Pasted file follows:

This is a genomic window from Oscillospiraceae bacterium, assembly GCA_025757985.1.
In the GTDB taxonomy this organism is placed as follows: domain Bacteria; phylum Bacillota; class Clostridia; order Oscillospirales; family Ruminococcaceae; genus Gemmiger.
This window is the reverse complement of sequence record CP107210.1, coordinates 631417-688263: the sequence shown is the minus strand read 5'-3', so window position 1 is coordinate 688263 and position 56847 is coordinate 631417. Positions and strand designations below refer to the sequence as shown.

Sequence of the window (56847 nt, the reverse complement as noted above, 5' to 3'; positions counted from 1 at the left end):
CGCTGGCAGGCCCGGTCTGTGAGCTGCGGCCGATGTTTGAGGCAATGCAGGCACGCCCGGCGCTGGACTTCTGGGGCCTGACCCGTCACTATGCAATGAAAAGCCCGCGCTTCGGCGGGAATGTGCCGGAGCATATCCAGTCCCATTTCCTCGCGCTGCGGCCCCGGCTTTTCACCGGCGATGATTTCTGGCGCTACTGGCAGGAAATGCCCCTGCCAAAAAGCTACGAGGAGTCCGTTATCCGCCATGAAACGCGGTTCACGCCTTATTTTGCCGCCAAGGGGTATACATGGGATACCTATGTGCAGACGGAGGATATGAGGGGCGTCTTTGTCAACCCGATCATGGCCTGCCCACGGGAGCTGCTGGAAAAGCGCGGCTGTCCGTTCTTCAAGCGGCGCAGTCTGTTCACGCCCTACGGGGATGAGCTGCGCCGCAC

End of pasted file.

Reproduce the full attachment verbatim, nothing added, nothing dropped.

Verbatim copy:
This is a genomic window from Oscillospiraceae bacterium, assembly GCA_025757985.1.
In the GTDB taxonomy this organism is placed as follows: domain Bacteria; phylum Bacillota; class Clostridia; order Oscillospirales; family Ruminococcaceae; genus Gemmiger.
This window is the reverse complement of sequence record CP107210.1, coordinates 631417-688263: the sequence shown is the minus strand read 5'-3', so window position 1 is coordinate 688263 and position 56847 is coordinate 631417. Positions and strand designations below refer to the sequence as shown.

Sequence of the window (56847 nt, the reverse complement as noted above, 5' to 3'; positions counted from 1 at the left end):
CGCTGGCAGGCCCGGTCTGTGAGCTGCGGCCGATGTTTGAGGCAATGCAGGCACGCCCGGCGCTGGACTTCTGGGGCCTGACCCGTCACTATGCAATGAAAAGCCCGCGCTTCGGCGGGAATGTGCCGGAGCATATCCAGTCCCATTTCCTCGCGCTGCGGCCCCGGCTTTTCACCGGCGATGATTTCTGGCGCTACTGGCAGGAAATGCCCCTGCCAAAAAGCTACGAGGAGTCCGTTATCCGCCATGAAACGCGGTTCACGCCTTATTTTGCCGCCAAGGGGTATACATGGGATACCTATGTGCAGACGGAGGATATGAGGGGCGTCTTTGTCAACCCGATCATGGCCTGCCCACGGGAGCTGCTGGAAAAGCGCGGCTGTCCGTTCTTCAAGCGGCGCAGTCTGTTCACGCCCTACGGGGATGAGCTGCGCCGCAC